To help the banking sector to adapt to climate change, the HKMA is currently setting up a physical risk assessment online platform to support all the local AIs that come under the regulator’s remit. All banks in Hong Kong will be able to leverage this platform to analyse their existing physical risk portfolio. 

Regulators from non-banking financial sectors may also consider leveraging the HKMA platform to develop their own versions. The various financial regulators in Hong Kong work closely together as part of the same cross-agency working group to promote sustainable finance and collaborate on green initiatives that benefit the whole sector. 

The new platform is also a significant development for Hong Kong, as HKMA is the first regulator globally to introduce such an initiative. It sends a positive signal about Hong Kong’s capabilities in climate risk, and shows that the city is a proactive leader in green and sustainable finance. 

In the future, banks in Hong Kong will also be able to draw on a green taxonomy. The HKMA, like many other jurisdictions, is working to develop its own set of standards. Once these are established, this will enable banks to classify their portfolios in terms of sustainability, and to identify which potential investments will trigger larger transition risk.

This taxonomy will create considerable financial reporting related impacts, but will also help banks to further demonstrate how they are managing their climate risk and their sustainability credentials. 

Climate risk profiling and seizing opportunities

While banks have been carrying out climate risk stress testing and otherwise enhancing their green capabilities in response to regulatory requirements, it is not just a box-ticking exercise. There is also the opportunity for them to use the process to drive value and grow the business. 

If banks can demonstrate that they are managing their risks well and that they have developed excellent climate risk management capabilities internally, this will give them greater bargaining power to win more business opportunities. They can also use their expertise to develop new products such as green loans, green bonds, and other green investment products, which are a growing area of interest among investors. 

Banks in Hong Kong have generally made excellent progress in the past few years on climate risk. In addition to the climate risk stress testing, they have also had to fulfil other requirements, such as the submissions for the Task Force on Climate-related Financial Disclosures by mid-2023.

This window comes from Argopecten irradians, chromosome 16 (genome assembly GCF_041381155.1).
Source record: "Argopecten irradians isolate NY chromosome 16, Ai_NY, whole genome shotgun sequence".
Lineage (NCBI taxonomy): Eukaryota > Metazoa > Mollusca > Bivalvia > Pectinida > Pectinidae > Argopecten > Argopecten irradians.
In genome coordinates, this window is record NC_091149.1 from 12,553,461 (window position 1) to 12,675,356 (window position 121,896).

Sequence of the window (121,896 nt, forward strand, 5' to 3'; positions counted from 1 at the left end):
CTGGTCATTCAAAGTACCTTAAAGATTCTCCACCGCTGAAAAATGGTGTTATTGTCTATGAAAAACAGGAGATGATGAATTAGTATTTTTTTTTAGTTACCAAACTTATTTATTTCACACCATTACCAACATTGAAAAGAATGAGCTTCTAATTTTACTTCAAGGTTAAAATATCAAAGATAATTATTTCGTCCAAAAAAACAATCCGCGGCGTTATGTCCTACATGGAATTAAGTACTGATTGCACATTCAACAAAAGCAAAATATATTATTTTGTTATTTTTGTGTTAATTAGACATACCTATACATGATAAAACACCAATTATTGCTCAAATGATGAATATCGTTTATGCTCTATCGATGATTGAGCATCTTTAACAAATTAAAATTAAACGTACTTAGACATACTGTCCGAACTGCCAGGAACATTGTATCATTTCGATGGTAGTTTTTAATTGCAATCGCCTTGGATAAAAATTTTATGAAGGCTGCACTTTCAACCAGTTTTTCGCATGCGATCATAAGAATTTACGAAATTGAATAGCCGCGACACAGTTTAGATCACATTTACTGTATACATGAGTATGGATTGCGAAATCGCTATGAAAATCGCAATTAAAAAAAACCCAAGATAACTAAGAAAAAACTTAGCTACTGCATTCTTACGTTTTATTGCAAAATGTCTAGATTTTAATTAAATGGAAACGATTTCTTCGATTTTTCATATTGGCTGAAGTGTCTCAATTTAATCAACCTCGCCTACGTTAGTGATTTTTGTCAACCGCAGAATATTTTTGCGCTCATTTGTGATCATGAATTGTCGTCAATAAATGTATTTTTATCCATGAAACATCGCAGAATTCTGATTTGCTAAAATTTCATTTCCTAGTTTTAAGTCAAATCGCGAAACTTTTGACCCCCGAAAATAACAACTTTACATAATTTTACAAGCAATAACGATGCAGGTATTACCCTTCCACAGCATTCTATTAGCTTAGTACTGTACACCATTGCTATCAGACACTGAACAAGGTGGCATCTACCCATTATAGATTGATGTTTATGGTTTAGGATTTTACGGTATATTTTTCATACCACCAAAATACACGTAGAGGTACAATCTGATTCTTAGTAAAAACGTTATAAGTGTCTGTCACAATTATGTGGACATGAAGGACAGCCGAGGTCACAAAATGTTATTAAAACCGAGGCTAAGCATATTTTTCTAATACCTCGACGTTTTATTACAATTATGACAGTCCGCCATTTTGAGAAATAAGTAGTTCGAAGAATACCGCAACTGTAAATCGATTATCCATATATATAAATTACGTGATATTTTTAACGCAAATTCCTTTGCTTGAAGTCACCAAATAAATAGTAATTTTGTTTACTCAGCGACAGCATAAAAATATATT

Besides keeping up to date with regulatory developments, banks have made considerable efforts to train their staff to understand the topic. Relationship managers and middle-office staff are therefore more able to collect the crucial information from the customers, especially those in high-emission industries. There has also been good progress in areas like KYC and due diligence. This enables staff to mitigate the potential transition risk, and also better assess their customers for credit approval and other services. 

Credit approval revamp

Banks have also been embedding climate risk considerations throughout the credit approval process including climate rating, Equator Principles due diligence and pricing. This understanding of how to manage climate risk quantitively means that banks can help to drive change in the real economy. Skilled staff can effectively review their corporate customers’ portfolios, and explain the impact if they do not become more sustainable. For example, high-polluting businesses will find it more difficult to access funding as they will face more stringent credit limits and higher credit interest. Already, greener businesses are able to access loans with more beneficial interest rates. 

Some banks are exploring multiple avenues of embedding the financial implications of climate risk into business processes such as due diligence, underwriting, credit approval and annual reviews.  These practices are exploratory in nature and expected to be fine-tuned over time. Ultimately, having a fuller understanding of the financial implications should then spur corporates to take action to remedy the situation and improve their sustainability standing.